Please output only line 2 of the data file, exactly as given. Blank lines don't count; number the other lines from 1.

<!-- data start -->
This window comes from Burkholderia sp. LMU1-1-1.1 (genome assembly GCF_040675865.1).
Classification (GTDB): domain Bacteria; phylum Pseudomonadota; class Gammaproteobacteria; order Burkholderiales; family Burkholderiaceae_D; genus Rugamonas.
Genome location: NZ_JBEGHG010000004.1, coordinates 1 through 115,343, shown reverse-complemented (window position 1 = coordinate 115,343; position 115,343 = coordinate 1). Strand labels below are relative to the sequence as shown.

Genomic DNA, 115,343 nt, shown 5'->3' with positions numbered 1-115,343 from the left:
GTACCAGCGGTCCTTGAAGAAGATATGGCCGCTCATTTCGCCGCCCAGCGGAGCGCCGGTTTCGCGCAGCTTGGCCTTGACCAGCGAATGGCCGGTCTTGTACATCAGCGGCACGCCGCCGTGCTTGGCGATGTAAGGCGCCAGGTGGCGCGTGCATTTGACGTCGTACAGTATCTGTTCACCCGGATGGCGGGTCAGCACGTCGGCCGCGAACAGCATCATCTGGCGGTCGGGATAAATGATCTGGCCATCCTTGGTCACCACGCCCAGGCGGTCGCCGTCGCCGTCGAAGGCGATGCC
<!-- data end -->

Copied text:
Classification (GTDB): domain Bacteria; phylum Pseudomonadota; class Gammaproteobacteria; order Burkholderiales; family Burkholderiaceae_D; genus Rugamonas.